Productivity Centre of Kenya, established in September, 2002 by tripartite partners comprising Government (MLSSS), Employers (Federation of Kenya Employer) and Workers (Central Organization of Trade Union (COTU)) as company limited by guarantee. Its establishment was born out of the 7th National Development Plan framework (1997-2001) which emphasized the need for productivity gain used in wage negotiation, subsequent wage guidelines promulgations and social partners need to embrace and inculcate a productivity culture in the national psyche. Recently, the Centre was re-established as government department with the former Ministry of Labour. It is the National Productivity Organization (NPO) mandated for promoting productivity practices in Kenya in order to enhance the nation’s competitiveness.
We achieve this mandate through providing consultancy services to Kenyan companies and organizations both from public and private sectors on Kaizen, a key Japanese management technique (now adopted all over Asian Countries) through the implementation of Kaizen tools such as ‘5S’, ‘Just in time’, ‘Lean management’ and ‘Visualization’ among others. PCK also trains trainers and consultants to provide similar services and popularizing the importance of the Kaizenactivities.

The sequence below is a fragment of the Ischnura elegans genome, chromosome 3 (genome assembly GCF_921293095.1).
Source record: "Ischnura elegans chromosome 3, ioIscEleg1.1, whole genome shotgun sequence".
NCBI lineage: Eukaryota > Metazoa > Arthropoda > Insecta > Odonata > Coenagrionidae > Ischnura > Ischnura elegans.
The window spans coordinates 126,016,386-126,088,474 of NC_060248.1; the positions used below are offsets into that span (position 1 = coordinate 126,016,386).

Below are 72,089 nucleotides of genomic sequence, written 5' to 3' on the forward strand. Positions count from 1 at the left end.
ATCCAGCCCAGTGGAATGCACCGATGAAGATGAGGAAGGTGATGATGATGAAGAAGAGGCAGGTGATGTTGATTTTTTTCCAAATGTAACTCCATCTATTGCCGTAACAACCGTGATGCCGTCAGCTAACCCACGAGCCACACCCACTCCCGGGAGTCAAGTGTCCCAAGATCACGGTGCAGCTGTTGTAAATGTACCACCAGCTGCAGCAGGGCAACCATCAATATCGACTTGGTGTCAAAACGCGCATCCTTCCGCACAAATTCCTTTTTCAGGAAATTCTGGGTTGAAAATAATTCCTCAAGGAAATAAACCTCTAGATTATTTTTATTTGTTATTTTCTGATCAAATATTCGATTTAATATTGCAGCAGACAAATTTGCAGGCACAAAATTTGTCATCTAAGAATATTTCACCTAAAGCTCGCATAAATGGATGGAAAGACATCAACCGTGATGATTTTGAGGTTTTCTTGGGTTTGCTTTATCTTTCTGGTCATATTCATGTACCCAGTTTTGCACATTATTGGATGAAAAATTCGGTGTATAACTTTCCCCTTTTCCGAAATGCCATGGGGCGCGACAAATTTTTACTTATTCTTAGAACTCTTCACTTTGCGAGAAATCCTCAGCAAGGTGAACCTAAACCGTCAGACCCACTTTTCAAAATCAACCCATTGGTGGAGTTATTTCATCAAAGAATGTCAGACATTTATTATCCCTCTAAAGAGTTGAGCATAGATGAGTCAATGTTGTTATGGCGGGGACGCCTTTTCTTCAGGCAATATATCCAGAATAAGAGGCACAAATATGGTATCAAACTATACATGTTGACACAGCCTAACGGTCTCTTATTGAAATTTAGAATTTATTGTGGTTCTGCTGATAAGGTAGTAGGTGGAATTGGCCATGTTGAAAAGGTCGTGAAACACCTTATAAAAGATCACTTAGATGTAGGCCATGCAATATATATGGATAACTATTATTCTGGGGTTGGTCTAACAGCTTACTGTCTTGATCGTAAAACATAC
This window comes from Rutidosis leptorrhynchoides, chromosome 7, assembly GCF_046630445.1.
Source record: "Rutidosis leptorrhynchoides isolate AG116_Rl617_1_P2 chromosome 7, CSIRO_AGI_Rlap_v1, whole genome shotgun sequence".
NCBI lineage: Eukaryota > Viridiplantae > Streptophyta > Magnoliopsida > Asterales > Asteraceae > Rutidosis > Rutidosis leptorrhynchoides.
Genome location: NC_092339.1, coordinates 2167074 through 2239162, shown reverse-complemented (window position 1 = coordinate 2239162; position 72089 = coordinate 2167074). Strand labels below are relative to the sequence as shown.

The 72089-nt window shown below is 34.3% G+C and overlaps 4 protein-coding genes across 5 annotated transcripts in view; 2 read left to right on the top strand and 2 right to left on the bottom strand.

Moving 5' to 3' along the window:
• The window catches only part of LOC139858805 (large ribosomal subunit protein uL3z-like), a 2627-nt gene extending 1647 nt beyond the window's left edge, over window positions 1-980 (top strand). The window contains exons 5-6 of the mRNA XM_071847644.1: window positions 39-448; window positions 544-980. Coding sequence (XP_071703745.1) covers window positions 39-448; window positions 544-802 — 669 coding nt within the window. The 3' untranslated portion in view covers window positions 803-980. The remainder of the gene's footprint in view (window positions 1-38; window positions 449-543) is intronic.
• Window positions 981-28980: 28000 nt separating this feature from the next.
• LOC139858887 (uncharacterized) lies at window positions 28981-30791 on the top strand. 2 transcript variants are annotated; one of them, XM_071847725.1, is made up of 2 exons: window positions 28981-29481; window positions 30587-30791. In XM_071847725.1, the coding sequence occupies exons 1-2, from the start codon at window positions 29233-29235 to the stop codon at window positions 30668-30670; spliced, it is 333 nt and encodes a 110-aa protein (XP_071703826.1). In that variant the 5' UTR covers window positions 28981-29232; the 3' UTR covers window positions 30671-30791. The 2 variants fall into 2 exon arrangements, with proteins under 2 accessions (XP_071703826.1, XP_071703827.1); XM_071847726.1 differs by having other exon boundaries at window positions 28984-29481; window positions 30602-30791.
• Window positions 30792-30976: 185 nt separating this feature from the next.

PCK collaborates with world bodies that include Japan Productivity Centre, Japan International Cooperation Agency (J1CA), South Africa’s Productivity Organization and the Asian Productivity organisation to build the capacity of our consultants.
Our Vision
To be a centre of excellence for productivity management in Kenya
Mission
To promote best practices in the public and private sectors and enhance factor productivity and competitiveness
Our mandate is to:
Stimulate a positive social and attitudinal environment
Promote productivity improvement and culture
Drive national productivity and quality movement
Network with other relevant institutions and NPOs for support and national development
Develop policy and regulatory framework conducive for productivity enhancement

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Contact Us

Ministry of East African Community(EAC), Labour and Social Protection
Bishops Road, Social Security House
P.O. Box 40326 - 00100, Nairobi
Telephone: +254 (0) 2729800
Fax: +254 020 2726497
Email: principalsecretary@labour.go.ke. or info@labour.go.ke